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How the Phillies also briefly became 'Blue Jays'

After 1943, new ownership held contest to give club a second nickname
Special to MLB.com

The Phillies will play their 20,000th game Thursday night in Toronto against the Blue Jays. In what may classify as an insignificant note, "Blue Jays" was the Phillies' nickname once upon a time -- 70 years ago, to be specific. Even more irrelevant, Toronto was the Phillies' Triple-A affiliate from 1948-50.

So, how and why were the Phillies once known as the Blue Jays?

The Phillies will play their 20,000th game Thursday night in Toronto against the Blue Jays. In what may classify as an insignificant note, "Blue Jays" was the Phillies' nickname once upon a time -- 70 years ago, to be specific. Even more irrelevant, Toronto was the Phillies' Triple-A affiliate from 1948-50.

So, how and why were the Phillies once known as the Blue Jays?

A couple of months after the Carpenter family purchased the Phillies following the 1943 season, the ballclub announced it would conduct a contest for a nickname to supplement the official Phillies name. The contest would end February 27.

A Philadelphia Inquirer story dated Feb. 6, 1944, reported that "suggestions have been pouring in from fans between the ages of 12 and 82." Suggestions ranged from Aces to Zeebs.

Strugglers was one of the suggestions. It came from a prisoner who said, "I won't see any games in 1944, but I'll be out in 1945."

Billy Torretti, president of the Liberty Clown Association, suggested Rainbows, with each player dressed in a different color.

Animals and birds dominated: Bobcats, Bob Whites, Bears, Beavers, Donkeys, Dragons, Eagles, Falcons, Greyhounds, Hawks, Jaguars, Lions, Owls, Quails, Ruffed Grouse, Rams, Ravens, Unicorns, Wild Cats and Zebras.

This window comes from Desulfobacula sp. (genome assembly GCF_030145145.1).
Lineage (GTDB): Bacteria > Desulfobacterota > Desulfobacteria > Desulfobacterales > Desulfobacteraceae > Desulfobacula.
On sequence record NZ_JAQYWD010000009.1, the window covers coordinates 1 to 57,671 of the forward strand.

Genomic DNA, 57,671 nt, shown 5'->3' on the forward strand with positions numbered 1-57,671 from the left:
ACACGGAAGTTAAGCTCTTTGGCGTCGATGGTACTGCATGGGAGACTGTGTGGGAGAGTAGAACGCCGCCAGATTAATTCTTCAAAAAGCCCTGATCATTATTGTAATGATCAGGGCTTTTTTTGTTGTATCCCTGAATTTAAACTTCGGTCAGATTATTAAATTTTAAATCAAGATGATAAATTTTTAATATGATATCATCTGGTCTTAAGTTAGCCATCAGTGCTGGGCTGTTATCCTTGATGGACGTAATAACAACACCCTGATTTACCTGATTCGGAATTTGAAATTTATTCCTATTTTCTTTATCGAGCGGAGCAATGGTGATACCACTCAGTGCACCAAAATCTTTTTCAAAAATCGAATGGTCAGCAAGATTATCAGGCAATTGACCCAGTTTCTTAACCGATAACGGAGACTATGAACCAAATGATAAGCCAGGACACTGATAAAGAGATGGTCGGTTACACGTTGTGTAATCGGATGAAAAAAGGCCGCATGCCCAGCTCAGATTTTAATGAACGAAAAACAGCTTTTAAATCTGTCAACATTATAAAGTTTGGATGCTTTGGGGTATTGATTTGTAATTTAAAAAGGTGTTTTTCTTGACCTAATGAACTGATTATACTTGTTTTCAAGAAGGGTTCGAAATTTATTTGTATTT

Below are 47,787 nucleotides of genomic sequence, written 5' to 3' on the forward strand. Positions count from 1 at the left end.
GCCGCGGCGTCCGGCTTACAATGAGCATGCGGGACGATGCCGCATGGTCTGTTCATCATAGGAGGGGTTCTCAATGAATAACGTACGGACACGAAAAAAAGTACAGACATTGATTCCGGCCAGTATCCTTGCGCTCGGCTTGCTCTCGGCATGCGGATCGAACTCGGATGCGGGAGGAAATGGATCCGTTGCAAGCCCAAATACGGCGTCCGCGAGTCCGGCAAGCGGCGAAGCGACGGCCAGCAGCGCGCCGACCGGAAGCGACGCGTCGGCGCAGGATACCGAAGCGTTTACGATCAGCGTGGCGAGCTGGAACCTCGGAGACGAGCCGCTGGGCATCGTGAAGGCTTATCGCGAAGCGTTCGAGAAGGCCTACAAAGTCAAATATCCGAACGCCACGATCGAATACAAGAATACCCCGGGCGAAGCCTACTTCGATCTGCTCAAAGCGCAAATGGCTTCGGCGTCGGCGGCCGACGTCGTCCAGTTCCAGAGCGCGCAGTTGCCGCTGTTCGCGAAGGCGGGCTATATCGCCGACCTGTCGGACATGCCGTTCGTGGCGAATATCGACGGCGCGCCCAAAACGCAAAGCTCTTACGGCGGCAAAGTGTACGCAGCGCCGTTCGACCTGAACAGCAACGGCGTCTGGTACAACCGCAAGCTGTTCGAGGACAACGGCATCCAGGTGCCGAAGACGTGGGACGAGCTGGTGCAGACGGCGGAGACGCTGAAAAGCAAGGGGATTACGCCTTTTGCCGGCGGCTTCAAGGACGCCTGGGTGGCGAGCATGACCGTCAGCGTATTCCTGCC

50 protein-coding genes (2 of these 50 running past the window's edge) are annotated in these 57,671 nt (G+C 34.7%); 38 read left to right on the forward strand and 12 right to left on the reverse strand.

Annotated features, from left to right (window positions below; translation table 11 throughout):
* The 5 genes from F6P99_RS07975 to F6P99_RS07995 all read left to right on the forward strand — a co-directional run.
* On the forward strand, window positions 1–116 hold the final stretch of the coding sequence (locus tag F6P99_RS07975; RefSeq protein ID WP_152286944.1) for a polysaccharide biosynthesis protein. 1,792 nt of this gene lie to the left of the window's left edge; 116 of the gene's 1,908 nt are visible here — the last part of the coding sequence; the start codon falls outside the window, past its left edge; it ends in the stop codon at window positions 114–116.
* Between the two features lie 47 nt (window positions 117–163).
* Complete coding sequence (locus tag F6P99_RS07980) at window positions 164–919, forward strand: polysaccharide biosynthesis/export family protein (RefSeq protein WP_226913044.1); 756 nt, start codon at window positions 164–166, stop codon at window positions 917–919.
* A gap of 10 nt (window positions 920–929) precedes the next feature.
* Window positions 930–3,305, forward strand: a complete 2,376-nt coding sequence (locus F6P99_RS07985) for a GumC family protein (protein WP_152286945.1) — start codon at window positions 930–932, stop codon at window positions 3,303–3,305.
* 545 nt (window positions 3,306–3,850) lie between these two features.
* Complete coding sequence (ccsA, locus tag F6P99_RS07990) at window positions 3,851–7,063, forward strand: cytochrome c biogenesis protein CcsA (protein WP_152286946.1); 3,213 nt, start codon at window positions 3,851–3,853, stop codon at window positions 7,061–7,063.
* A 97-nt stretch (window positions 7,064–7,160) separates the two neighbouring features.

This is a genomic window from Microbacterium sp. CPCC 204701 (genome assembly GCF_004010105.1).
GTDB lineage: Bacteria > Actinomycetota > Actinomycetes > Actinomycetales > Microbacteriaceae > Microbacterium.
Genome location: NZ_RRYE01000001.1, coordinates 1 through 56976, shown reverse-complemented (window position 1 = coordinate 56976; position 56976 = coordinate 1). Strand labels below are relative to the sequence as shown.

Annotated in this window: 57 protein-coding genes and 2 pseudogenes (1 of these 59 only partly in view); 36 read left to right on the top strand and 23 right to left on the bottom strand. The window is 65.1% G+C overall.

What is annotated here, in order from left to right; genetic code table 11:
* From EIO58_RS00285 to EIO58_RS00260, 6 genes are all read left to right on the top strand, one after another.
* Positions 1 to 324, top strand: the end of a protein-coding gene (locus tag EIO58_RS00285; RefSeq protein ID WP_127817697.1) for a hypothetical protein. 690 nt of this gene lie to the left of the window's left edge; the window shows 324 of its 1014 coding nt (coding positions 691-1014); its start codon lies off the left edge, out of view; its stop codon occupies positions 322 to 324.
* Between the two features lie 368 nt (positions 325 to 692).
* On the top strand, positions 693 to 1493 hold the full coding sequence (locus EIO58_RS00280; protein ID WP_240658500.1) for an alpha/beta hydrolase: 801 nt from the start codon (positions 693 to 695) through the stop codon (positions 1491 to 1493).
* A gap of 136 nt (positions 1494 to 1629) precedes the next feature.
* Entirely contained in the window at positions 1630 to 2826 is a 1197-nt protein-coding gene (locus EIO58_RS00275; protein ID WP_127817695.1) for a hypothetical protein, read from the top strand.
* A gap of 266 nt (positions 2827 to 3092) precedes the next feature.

Many played off the historic prominence of Philadelphia: Bell Ringers, Centennials, Constitutionals, Federals, Flagmen, Independents, Keystones, Liberty Bells, Minute Men, Penns, Patriots, Philpenns, Quakers and Valley Forgers.

An Evening Bulletin story (March 4) reported the Phillies received 5,064 letters and 634 suggestions.

Mrs. John Crooks of Philadelphia was chosen as the winner -- one of seven to suggest Blue Jays. She received a $100 war bond. All seven received season tickets. Mrs. Crooks submitted Blue Jays because: "It reflects a new team spirit. The Blue Jay is colorful in personality and plumage. His fighting, aggressive spirit never admits defeat."

A blue jay appeared on the left sleeve of the uniform jerseys with "Phillies" in black script on the jersey front. A Blue Jay also appeared in souvenirs, publications and club letterhead. Newspapers sometimes referred to them as the Blue Jays.

The Phillies had three Minor League teams 70 years ago: the Wilmington Blue Rocks, Elmira Blue Sox and Bedford Blue Wings.

John Hopkins University officials and students protested that Blue Jays had been used by the school since the 1870s. Despite the protest, the Phillies used Blue Jays for 1944 and '45. Apathy and a change in the uniforms in '46 ended the nickname, although a Blue Jay appeared on the Phillies' Spring Training roster/schedule as late as '49.

Larry Shenk is a contributor to MLB.com.

 

Philadelphia Phillies